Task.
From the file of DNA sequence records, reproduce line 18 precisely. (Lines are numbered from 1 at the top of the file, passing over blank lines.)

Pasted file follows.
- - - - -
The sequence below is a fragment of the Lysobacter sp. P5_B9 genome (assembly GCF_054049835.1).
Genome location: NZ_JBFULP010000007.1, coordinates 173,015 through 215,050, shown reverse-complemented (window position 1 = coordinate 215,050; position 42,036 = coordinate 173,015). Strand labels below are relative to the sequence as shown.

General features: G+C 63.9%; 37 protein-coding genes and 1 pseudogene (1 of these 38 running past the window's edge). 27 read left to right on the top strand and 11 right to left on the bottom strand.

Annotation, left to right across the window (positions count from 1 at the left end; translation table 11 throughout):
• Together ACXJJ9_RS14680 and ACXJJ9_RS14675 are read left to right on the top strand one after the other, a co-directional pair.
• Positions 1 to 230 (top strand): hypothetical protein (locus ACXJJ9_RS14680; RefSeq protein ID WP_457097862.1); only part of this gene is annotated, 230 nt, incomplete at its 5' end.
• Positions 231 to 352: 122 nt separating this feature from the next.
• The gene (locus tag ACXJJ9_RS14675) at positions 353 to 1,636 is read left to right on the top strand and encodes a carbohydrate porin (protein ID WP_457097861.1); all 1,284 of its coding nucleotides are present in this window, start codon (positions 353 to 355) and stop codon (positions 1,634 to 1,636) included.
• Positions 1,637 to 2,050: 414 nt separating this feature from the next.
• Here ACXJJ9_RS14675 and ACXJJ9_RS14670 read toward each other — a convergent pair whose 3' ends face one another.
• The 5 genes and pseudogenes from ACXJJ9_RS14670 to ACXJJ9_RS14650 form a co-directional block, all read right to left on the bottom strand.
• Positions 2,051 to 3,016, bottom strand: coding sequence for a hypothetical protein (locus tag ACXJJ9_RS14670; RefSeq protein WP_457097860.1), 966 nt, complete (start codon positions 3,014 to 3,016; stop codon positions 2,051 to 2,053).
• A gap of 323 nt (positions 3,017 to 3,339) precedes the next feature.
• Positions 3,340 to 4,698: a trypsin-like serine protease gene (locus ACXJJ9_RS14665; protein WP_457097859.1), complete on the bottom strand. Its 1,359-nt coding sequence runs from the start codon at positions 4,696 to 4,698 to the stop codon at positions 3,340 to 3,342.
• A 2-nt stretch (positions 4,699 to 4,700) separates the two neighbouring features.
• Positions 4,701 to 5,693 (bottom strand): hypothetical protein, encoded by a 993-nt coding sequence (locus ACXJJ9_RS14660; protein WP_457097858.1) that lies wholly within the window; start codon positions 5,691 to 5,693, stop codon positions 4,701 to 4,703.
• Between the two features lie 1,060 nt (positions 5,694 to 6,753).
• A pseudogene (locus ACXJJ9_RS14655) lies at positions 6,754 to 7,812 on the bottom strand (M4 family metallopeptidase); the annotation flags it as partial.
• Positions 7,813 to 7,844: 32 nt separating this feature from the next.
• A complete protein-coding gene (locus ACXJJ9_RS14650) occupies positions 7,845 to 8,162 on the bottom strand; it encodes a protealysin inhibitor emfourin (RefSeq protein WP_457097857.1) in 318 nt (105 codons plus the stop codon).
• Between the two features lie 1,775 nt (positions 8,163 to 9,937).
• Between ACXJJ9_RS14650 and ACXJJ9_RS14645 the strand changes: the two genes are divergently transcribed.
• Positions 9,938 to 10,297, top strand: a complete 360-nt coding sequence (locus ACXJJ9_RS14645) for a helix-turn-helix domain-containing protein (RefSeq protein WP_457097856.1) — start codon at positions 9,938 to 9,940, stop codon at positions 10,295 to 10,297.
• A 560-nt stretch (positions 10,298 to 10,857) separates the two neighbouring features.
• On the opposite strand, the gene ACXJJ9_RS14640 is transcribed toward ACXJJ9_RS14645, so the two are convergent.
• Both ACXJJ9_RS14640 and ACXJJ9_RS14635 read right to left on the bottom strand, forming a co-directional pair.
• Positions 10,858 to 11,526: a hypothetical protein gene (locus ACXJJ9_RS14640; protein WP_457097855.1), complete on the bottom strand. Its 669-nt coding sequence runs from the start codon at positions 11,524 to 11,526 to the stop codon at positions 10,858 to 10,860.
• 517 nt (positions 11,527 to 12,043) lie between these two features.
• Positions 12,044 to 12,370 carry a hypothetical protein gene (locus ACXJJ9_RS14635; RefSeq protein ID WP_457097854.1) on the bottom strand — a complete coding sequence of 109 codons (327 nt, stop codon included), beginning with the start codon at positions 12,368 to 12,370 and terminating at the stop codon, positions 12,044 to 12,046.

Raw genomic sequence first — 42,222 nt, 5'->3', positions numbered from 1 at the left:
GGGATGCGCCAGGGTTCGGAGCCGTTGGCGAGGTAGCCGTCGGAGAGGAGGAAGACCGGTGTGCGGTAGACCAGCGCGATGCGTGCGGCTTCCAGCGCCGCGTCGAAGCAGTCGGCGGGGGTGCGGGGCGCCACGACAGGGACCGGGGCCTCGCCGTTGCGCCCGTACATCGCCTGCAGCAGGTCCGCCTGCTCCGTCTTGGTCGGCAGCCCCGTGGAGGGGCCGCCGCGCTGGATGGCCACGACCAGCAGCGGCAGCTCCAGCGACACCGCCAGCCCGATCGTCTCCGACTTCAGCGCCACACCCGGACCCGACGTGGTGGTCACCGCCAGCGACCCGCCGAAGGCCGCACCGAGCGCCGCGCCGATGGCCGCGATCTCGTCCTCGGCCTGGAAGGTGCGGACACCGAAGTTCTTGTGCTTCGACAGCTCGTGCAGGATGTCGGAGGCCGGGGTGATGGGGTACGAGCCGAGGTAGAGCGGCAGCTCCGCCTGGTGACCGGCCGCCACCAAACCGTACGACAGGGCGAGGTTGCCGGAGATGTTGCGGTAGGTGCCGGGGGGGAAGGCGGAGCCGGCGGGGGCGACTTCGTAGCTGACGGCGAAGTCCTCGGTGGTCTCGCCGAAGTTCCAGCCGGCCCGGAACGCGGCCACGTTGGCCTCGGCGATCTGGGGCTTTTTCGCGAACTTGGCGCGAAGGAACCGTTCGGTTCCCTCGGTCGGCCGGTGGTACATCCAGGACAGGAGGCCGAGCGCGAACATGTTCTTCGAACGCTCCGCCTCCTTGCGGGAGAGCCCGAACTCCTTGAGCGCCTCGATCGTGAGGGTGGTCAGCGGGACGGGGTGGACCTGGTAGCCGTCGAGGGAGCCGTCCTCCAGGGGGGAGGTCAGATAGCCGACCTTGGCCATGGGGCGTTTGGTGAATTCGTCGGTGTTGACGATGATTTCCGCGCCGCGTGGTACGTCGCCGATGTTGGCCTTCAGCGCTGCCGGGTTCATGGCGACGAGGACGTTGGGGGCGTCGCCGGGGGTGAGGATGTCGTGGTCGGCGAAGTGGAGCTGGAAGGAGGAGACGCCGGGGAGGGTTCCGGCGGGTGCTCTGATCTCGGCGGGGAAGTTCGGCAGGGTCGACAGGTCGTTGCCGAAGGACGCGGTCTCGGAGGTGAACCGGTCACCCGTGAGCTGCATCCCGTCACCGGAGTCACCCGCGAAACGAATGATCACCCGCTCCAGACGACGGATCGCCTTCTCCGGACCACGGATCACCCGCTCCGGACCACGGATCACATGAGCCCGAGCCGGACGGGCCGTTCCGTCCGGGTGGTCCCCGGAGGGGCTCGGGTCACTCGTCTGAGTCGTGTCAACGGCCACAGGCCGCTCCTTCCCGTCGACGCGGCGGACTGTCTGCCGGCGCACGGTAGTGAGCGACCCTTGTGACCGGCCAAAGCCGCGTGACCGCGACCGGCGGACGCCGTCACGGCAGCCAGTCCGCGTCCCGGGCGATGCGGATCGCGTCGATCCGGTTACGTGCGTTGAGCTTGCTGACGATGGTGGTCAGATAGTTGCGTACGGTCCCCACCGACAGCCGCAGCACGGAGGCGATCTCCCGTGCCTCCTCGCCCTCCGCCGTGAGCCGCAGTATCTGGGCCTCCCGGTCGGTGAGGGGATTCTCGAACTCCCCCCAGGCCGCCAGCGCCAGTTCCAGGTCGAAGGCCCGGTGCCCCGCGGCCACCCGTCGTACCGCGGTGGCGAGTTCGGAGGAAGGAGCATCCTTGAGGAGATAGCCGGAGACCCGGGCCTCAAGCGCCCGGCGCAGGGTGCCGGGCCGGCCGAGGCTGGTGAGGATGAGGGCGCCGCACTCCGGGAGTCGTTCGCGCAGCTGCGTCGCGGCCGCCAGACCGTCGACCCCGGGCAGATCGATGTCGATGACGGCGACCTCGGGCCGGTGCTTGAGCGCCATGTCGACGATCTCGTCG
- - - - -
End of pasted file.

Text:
• A pseudogene (locus ACXJJ9_RS14655) lies at positions 6,754 to 7,812 on the bottom strand (M4 family metallopeptidase); the annotation flags it as partial.